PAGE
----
Spring 2022 Course Descriptions
History of the English Language
Dr. Leah Parker
** fulfills British Literature to 1800
Have you ever wondered why each letter C in “Pacific Ocean” is pronounced differently? Why sometimes you call yourself “I” and other times call yourself “me”? Why you can play a “bass,” but catch a “bass”? Why you can feel the “wind” on your face, but you “wind” down at the end of the day? Why, when the truth comes out, we say: “the cat’s out of the bag”? What cat? What bag?! The answers to these questions and more lie in the wild and weird history of the English language!
ENG 506, History of the English Language, will be fully online and asynchronous—there will be no required full-class synchronous meetings, though office hours and individual or small-group meetings will be available to help students succeed in the course.
In ENG 506, we will trace the history of the English language from its prehistoric Indo-European roots, through sound changes of the Middle Ages, standardization in the era of print, and diversification as a global language in the modern world. You will learn the basics of linguistics; the pronunciation and basic grammar of Old English (spoken ca. 450–1150 CE) and Middle English (spoken ca. 1150–1500); how to fully utilize dictionaries and editions of English texts; and how dialects develop through isolation, imperialism, and human interactions.
Graduate students will choose between two “tracks” for their projects: the linguistics/TESOL track and the literary history track. In the linguistics/TESOL track, students will complete a 15–20-page lit review on a relevant topic in “socio-linguistics and contemporary language instruction” of their choice as well as an accompanying TESOL/HEL topical lesson informed by current scholarship and debates within the field. Students choosing the literary history track will produce a “mini-edition” of a pre-1700 English text of their choice as well as a 15–20-page seminar paper analyzing the text of their mini-edition utilizing both literary and linguistic methodologies.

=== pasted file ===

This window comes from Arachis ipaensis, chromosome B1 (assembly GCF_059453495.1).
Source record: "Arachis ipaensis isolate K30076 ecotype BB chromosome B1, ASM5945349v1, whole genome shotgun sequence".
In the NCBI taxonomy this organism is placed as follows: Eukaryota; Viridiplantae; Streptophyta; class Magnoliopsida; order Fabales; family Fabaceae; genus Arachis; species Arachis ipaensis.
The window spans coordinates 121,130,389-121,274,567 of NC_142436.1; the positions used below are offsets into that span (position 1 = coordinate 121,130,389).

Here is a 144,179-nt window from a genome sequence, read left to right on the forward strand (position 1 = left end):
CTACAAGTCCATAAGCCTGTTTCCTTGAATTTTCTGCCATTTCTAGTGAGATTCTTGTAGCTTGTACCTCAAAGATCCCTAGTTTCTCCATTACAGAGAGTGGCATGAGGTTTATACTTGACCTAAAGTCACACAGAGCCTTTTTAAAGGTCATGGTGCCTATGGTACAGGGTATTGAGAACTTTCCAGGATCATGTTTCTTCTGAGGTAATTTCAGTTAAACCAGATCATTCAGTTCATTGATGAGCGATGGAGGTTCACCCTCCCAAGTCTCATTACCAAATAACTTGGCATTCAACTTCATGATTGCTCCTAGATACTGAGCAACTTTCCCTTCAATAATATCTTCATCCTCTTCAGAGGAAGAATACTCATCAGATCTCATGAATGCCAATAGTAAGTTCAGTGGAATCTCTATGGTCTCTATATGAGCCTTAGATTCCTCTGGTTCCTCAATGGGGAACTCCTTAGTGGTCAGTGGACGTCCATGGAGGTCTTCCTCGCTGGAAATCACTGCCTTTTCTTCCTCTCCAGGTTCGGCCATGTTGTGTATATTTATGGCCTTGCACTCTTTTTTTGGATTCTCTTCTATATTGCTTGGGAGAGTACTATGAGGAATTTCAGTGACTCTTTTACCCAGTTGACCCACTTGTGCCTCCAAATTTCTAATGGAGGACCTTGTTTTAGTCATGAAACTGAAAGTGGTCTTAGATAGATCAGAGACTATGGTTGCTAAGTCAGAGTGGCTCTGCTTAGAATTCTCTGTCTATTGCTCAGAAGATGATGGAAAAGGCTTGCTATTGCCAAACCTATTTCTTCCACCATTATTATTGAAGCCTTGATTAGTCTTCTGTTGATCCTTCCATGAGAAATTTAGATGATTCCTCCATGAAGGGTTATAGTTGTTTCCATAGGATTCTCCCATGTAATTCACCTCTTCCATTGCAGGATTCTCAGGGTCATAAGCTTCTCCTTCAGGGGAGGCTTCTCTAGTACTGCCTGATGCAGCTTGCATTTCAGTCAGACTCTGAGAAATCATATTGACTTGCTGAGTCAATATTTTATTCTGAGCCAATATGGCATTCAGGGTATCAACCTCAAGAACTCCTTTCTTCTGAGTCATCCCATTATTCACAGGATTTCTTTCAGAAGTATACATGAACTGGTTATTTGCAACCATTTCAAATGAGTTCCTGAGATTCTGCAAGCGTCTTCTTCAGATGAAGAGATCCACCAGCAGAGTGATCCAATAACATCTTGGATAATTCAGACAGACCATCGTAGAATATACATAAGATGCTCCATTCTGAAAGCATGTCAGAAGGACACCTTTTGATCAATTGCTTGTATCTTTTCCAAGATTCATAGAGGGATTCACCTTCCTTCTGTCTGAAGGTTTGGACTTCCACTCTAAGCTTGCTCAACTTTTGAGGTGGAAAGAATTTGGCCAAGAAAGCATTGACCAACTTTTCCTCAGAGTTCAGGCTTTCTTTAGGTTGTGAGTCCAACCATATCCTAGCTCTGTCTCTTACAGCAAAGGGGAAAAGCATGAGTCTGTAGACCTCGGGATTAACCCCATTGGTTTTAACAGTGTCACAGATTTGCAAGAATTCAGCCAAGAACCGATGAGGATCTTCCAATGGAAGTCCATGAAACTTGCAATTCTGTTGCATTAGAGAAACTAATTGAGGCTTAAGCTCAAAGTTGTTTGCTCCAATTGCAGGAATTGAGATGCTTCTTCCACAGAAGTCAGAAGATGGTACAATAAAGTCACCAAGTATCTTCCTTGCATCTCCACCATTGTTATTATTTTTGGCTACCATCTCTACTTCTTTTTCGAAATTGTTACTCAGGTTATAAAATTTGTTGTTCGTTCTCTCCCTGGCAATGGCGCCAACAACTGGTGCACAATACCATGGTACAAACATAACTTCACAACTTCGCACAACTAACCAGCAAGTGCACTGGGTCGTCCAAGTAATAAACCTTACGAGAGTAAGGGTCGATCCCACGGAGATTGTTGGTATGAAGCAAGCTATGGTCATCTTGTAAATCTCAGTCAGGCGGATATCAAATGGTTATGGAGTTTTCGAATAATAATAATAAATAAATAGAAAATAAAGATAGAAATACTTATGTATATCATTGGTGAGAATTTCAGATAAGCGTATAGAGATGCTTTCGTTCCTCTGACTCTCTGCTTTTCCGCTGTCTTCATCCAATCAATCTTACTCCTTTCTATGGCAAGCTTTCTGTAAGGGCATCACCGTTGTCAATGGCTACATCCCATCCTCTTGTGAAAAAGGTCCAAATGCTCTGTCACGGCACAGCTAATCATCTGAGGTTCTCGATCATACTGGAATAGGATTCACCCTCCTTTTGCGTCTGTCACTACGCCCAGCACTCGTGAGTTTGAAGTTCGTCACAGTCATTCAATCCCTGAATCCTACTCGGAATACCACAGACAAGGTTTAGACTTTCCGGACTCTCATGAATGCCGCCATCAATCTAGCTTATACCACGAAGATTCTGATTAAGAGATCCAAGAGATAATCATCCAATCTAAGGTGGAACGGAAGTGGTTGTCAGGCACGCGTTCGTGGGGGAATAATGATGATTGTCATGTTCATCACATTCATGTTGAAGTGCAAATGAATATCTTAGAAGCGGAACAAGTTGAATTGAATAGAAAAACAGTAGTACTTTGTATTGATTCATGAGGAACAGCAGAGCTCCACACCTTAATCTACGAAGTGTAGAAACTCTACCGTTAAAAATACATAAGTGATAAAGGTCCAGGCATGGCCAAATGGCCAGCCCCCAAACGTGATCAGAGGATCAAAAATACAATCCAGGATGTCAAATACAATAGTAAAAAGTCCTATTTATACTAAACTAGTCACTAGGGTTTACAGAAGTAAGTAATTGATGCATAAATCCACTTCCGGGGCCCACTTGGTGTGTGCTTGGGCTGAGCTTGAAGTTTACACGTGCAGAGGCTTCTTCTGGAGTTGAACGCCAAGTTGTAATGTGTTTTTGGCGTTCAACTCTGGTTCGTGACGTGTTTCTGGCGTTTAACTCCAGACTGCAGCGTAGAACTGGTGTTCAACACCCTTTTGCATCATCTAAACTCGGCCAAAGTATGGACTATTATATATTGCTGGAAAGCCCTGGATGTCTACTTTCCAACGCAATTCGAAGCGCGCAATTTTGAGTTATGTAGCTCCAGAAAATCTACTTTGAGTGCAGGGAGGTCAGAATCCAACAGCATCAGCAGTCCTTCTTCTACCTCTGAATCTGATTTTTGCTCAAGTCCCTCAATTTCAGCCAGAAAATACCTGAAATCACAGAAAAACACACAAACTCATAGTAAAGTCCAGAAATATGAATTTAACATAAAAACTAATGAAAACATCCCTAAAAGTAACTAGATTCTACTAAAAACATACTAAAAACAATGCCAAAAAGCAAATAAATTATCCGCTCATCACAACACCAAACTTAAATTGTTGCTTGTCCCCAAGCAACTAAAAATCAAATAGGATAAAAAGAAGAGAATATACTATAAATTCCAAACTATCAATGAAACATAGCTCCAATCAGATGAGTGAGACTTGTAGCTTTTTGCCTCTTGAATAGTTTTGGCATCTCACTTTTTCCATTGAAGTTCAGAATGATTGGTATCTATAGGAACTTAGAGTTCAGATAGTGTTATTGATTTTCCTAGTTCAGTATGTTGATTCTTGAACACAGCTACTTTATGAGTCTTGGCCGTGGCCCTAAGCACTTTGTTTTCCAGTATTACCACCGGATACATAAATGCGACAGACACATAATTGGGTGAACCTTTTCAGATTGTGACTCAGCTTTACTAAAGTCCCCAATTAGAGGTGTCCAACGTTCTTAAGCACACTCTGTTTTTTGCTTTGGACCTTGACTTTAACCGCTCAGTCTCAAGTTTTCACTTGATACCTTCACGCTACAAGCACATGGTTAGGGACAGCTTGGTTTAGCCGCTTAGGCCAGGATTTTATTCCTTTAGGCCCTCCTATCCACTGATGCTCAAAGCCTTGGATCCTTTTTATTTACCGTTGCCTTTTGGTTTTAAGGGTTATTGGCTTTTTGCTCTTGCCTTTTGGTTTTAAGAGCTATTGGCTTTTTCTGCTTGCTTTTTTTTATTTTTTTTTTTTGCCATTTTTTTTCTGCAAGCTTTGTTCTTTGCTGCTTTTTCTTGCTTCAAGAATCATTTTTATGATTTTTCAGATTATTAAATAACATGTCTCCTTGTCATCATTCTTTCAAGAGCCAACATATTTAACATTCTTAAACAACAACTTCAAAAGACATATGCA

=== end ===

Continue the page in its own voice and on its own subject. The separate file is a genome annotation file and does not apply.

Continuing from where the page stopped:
Shakespeare, Ecology, and Human Health
Dr. Christopher D. Foley
** fulfills British Literature to 1800
From a historical vantage point informed by an unstable climate, extended disease outbreaks, and unsustainable development practices, Shakespeare wrote a number of plays exploring the interconnectedness of human health and well-being, social stability, and the ecologically vibrant non-human world. In this seminar, we will examine a number of these plays from across the customary spectrum of Shakespearean genres: comedies, problem plays, tragedies, and romances. Throughout the semester, we will attend to the historical and generic dimensions of Shakespeare’s dramatic engagements with the non-human world, while also exploring how his plays inform our present condition in an era of increasingly extreme weather patterns, global environmental degradation, and mass extinction.
Please note that this course will be offered face-to-face on the Gulf Park campus and via IVN on the Hattiesburg campus.
British Women Writers
Dr. Nicolle Jordan
** fulfills British Literature post 1800
How does female identity vary depending on whether it is depicted in a rural or urban setting? Is one setting more congenial to the heroine—or the woman writer—than another? How does a woman’s experience of the country and/or the city vary depending upon her social status? In this course we will read British poetry, closet drama, novels, and letters that imagine female characters in an array of settings, from the bucolic English countryside, to the bustling social season of London, to the foreign cityscapes of Constantinople. We will explore whether a woman’s value, and her values, change depending on the familiarity or strangeness of her surroundings. Featured writers include Jane Barker, Anne Finch, Sarah Scott, Jane Austen, and Virginia Woolf.
Literature of New Orleans
Professor Damon Franke
*Gulf Park Campus face to face
** fulfills American Literature to 1865